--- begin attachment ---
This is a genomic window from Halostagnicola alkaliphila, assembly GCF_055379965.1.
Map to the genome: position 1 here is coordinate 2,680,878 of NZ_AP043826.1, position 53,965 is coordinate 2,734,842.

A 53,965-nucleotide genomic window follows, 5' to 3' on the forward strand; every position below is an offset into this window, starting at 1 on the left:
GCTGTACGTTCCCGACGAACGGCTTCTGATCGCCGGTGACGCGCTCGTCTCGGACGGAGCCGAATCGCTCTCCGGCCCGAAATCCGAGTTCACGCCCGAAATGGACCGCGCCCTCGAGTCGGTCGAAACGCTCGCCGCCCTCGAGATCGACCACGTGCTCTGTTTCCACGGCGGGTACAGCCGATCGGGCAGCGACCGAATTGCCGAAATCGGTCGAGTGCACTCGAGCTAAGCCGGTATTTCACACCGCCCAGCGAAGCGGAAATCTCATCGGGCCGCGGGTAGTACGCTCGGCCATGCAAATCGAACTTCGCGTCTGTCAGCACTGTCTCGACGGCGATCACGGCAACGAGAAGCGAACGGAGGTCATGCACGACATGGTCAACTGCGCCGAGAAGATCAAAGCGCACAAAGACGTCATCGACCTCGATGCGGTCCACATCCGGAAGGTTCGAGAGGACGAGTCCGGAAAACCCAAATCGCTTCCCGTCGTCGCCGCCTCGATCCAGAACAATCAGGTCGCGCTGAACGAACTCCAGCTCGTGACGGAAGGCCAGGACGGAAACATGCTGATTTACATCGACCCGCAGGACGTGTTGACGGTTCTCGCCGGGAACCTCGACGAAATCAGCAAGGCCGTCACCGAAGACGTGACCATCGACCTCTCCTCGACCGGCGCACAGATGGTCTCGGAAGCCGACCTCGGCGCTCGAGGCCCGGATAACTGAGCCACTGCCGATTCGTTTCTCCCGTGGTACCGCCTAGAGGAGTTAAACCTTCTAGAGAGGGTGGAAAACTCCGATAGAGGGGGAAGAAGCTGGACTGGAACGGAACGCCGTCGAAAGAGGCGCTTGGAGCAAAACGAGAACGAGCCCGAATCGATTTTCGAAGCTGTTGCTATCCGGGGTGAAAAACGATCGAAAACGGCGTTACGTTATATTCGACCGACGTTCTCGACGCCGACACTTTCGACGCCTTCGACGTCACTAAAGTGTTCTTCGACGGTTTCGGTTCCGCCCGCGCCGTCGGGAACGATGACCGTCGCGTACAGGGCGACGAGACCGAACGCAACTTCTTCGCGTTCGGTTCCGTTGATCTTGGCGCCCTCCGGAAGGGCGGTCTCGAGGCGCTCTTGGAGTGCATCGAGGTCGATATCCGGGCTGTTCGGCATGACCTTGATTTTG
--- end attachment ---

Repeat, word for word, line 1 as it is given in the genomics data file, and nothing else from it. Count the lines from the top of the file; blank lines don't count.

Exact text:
This is a genomic window from Halostagnicola alkaliphila, assembly GCF_055379965.1.